Sepsis mortality prediction based on predisposition, infection and response
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To empirically test, based on a large multicenter, multinational database, whether a modified PIRO (predisposition, insult, response, and organ dysfunction) concept could be applied to predict mortality in patients with infection and sepsis.
Substudy of a multicenter multinational cohort study (SAPS 3).
A total of 2,628 patients with signs of infection or sepsis who stayed in the ICU for > 48 h. Three boxes of variables were defined, according to the PIRO concept. Box 1 (Predisposition) contained information about the patient's condition before ICU admission. Box 2 (Injury) contained information about the infection at ICU admission. Box 3 (Response) was defined as the response to the infection, expressed as a Sequential Organ Failure Assessment score after 48 h.
Main measurements and results
Most of the infections were community acquired (59.6%); 32.5% were hospital acquired. The median age of the patients was 65 (50–75) years, and 41.1% were female. About 22% (n = 576) of the patients presented with infection only, 36.3% (n = 953) with signs of sepsis, 23.6% (n = 619) with severe sepsis, and 18.3% (n = 480) with septic shock. Hospital mortality was 40.6% overall, greater in those with septic shock (52.5%) than in those with infection (34.7%). Several factors related to predisposition, infection and response were associated with hospital mortality.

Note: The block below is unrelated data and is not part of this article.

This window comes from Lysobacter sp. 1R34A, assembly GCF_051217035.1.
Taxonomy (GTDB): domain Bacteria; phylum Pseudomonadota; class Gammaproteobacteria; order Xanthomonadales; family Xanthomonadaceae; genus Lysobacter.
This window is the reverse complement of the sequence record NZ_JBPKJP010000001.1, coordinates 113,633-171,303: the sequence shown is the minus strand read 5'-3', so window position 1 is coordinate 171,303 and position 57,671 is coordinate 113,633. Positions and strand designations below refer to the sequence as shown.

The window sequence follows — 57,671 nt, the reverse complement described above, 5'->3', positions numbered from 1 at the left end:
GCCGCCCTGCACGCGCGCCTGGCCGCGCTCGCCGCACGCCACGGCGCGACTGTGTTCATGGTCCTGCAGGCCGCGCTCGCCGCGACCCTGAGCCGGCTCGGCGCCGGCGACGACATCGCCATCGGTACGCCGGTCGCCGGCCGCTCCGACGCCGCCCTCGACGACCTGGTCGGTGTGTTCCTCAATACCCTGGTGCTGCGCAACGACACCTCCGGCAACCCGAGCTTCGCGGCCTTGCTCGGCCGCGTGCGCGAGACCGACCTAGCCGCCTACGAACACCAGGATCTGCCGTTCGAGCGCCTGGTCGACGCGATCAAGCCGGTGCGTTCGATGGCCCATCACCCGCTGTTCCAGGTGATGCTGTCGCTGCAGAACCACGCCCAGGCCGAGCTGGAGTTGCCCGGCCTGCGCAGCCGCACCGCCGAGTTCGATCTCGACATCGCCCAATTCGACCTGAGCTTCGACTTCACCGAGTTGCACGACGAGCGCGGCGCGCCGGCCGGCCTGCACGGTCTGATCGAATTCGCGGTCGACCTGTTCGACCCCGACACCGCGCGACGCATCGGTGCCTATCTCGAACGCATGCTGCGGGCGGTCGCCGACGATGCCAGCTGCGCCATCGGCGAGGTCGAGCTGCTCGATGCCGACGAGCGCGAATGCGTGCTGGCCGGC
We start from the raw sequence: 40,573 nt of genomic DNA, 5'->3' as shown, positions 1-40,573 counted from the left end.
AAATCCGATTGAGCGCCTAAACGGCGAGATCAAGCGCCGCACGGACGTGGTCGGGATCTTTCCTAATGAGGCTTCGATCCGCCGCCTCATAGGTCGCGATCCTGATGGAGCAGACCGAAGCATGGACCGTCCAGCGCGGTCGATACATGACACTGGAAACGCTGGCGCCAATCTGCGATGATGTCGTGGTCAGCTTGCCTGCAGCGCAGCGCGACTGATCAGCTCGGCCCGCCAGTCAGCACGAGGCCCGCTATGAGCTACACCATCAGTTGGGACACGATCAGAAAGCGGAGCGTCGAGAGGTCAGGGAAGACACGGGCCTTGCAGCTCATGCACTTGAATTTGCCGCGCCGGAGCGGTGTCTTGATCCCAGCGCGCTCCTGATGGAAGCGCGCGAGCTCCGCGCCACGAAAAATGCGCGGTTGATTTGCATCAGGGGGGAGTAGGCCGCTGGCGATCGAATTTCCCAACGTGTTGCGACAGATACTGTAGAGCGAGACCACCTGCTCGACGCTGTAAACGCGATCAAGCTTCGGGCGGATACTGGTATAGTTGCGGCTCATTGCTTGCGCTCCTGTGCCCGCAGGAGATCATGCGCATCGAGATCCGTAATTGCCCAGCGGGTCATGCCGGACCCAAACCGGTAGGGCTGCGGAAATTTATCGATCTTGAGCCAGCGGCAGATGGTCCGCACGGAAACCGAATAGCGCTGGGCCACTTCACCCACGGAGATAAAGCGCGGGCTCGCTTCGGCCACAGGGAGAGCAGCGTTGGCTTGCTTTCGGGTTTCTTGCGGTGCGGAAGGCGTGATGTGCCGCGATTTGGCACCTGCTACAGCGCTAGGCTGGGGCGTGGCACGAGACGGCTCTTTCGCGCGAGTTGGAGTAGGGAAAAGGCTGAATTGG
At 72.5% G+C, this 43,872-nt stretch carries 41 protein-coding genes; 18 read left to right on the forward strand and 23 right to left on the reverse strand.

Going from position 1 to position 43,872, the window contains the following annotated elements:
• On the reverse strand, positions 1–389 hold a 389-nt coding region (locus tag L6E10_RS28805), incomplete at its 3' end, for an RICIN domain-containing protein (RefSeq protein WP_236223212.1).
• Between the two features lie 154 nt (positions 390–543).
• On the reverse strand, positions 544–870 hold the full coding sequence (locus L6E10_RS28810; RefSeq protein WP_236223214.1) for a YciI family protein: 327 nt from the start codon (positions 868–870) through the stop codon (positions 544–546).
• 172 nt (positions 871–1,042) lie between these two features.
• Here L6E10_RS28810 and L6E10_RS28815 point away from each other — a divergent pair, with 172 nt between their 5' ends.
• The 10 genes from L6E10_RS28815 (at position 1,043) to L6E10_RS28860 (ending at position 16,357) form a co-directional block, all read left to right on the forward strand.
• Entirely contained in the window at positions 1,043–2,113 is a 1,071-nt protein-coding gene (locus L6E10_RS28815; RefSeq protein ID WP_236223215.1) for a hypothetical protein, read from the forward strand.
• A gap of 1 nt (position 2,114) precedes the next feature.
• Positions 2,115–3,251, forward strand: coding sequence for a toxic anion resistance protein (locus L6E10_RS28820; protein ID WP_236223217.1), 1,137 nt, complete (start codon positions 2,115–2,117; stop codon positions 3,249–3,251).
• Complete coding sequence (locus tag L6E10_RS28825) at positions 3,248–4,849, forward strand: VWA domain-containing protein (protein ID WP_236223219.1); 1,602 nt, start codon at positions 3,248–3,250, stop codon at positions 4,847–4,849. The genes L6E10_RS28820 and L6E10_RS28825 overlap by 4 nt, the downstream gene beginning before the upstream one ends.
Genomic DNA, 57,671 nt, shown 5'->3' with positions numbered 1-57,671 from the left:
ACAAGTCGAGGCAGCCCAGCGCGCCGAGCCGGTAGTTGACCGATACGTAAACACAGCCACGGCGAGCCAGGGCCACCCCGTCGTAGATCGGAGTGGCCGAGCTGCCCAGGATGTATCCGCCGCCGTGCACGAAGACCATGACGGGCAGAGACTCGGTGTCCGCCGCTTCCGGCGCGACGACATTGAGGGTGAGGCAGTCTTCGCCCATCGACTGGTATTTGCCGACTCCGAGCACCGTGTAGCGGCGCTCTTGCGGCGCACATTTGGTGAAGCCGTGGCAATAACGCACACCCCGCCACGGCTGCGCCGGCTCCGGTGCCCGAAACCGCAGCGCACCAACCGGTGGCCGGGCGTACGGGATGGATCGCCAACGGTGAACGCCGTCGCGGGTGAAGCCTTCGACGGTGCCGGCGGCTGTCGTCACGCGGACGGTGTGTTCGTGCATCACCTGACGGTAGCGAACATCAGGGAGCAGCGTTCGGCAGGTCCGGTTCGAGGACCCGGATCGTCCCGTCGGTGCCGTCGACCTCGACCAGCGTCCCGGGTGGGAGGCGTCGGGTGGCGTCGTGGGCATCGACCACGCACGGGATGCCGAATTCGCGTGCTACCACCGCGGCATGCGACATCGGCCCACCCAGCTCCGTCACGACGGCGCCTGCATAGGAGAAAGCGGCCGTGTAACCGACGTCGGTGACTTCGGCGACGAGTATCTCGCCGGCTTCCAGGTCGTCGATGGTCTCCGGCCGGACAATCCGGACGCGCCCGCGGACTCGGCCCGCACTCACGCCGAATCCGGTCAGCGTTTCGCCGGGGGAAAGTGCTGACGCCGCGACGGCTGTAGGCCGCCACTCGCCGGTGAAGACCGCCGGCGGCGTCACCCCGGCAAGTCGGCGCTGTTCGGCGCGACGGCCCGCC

The proposed three-level system, by using objectively defined criteria for risk of mortality in sepsis, could be used by physicians to stratify patients at ICU admission or shortly thereafter, contributing to a better selection of management according to the risk of death.
KeywordsIntensive care unit Severity of illness Infection Sepsis PIRO Risk adjustment
Statistical analysis was supported by a grant from the Fund of the Austrian National Bank, Project # 10995 ONB. Our thanks go to the participants from all over the world who dedicated a significant amount of their time and effort to this project, proving that it is still possible to conduct a worldwide academic study. The complete list of participants can be found in Appendix D of the ESM.
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